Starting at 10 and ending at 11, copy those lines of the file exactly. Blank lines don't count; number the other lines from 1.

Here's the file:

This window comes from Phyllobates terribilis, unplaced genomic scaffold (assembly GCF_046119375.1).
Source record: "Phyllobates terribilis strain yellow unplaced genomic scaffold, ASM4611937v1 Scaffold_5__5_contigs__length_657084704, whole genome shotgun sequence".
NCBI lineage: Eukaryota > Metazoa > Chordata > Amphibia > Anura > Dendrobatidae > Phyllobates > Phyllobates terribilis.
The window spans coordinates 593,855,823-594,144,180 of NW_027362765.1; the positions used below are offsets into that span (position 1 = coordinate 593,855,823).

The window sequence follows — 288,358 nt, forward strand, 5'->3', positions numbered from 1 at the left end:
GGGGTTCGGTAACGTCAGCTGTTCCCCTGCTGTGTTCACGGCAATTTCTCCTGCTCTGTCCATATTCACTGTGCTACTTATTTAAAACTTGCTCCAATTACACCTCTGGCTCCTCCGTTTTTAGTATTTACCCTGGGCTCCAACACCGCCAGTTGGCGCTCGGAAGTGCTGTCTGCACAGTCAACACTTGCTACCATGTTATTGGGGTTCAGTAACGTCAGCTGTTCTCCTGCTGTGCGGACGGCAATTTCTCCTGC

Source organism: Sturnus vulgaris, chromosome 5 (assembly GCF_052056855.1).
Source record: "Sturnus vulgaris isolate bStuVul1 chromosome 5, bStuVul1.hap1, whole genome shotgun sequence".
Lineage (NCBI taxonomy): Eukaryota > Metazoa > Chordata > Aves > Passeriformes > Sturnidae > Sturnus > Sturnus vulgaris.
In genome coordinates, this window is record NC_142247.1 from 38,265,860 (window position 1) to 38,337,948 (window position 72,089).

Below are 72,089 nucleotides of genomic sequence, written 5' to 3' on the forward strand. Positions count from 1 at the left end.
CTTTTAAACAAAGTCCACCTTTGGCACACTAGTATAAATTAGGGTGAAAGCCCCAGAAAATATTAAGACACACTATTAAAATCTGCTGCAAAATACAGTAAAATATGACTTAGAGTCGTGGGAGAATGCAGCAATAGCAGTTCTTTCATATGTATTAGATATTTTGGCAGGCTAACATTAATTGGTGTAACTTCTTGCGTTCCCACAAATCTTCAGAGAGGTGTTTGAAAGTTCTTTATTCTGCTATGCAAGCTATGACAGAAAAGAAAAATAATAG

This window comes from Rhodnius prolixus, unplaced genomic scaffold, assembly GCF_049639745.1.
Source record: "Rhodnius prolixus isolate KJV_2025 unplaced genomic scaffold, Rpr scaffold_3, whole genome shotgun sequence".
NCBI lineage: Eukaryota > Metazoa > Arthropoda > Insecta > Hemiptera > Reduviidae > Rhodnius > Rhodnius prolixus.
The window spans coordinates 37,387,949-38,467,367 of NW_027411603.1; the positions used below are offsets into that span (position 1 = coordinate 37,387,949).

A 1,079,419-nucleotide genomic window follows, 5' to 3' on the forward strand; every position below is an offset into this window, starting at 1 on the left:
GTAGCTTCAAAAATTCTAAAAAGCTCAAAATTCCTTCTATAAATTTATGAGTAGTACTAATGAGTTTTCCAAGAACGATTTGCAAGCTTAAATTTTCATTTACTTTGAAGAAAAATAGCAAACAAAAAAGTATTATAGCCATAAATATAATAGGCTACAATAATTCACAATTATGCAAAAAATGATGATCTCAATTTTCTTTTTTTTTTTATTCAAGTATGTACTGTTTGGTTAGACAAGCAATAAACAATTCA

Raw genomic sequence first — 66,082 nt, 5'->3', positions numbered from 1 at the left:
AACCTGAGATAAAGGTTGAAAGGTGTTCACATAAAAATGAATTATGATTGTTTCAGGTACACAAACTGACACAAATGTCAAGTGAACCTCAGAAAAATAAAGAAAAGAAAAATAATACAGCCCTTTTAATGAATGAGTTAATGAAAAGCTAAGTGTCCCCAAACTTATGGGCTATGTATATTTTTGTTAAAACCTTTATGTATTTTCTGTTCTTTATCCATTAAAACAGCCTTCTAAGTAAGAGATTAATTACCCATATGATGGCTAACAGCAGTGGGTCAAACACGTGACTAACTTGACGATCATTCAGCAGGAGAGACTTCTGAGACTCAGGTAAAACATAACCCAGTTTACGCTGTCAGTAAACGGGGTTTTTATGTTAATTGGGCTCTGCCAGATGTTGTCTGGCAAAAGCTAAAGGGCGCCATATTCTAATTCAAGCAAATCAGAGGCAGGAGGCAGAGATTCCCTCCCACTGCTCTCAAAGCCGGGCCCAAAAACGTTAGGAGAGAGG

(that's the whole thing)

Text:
In genome coordinates, this window is record NC_142247.1 from 38,265,860 (window position 1) to 38,337,948 (window position 72,089).

Below are 72,089 nucleotides of genomic sequence, written 5' to 3' on the forward strand. Positions count from 1 at the left end.